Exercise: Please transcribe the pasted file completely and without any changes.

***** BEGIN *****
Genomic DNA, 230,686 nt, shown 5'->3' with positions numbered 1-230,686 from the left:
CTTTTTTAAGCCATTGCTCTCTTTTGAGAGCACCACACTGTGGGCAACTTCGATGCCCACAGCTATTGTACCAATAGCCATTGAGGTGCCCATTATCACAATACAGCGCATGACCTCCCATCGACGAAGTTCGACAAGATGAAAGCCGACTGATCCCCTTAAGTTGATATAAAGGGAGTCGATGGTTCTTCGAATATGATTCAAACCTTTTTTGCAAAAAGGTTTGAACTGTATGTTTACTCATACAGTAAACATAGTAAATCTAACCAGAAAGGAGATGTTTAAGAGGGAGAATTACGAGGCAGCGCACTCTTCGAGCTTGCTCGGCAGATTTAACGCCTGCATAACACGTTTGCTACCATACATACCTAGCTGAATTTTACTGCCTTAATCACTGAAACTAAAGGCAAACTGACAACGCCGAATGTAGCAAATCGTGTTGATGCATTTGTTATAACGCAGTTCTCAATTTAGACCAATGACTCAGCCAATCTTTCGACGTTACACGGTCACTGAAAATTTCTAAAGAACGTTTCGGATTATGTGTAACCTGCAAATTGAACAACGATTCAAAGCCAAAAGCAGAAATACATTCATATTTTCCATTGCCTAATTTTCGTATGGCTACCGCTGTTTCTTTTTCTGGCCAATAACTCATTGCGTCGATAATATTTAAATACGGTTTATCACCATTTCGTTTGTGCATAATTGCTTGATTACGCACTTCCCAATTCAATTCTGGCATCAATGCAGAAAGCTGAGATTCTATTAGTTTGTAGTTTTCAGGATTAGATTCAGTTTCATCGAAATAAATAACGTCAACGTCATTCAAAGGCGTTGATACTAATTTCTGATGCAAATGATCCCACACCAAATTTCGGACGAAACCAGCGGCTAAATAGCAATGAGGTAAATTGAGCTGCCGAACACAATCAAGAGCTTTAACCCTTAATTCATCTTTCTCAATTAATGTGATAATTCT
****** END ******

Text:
Genomic DNA, 230,686 nt, shown 5'->3' with positions numbered 1-230,686 from the left:
CTTTTTTAAGCCATTGCTCTCTTTTGAGAGCACCACACTGTGGGCAACTTCGATGCCCACAGCTATTGTACCAATAGCCATTGAGGTGCCCATTATCACAATACAGCGCATGACCTCCCATCGACGAAGTTCGACAAGATGAAAGCCGACTGATCCCCTTAAGTTGATATAAAGGGAGTCGATGGTTCTTCGAATATGATTCAAACCTTTTTTGCAAAAAGGTTTGAACTGTATGTTTACTCATACAGTAAACATAGTAAATCTAACCAGAAAGGAGATGTTTAAGAGGGAGAATTACGAGGCAGCGCACTCTTCGAGCTTGCTCGGCAGATTTAACGCCTGCATAACACGTTTGCTACCATACATACCTAGCTGAATTTTACTGCCTTAATCACTGAAACTAAAGGCAAACTGACAACGCCGAATGTAGCAAATCGTGTTGATGCATTTGTTATAACGCAGTTCTCAATTTAGACCAATGACTCAGCCAATCTTTCGACGTTACACGGTCACTGAAAATTTCTAAAGAACGTTTCGGATTATGTGTAACCTGCAAATTGAACAACGATTCAAAGCCAAAAGCAGAAATACATTCATATTTTCCATTGCCTAATTTTCGTATGGCTACCGCTGTTTCTTTTTCTGGCCAATAACTCATTGCGTCGATAATATTTAAATACGGTTTATCACCATTTCGTTTGTGCATAATTGCTTGATTACGCACTTCCCAATTCAATTCTGGCATCAATGCAGAAAGCTGAGATTCTATTAGTTTGTAGTTTTCAGGATTAGATTCAGTTTCATCGAAATAAATAACGTCAACGTCATTCAAAGGCGTTGATACTAATTTCTGATGCAAATGATCCCACACCAAATTTCGGACGAAACCAGCGGCTAAATAGCAATGAGGTAAATTGAGCTGCCGAACACAATCAAGAGCTTTAACCCTTAATTCATCTTTCTCAATTAATGTGATAATTCT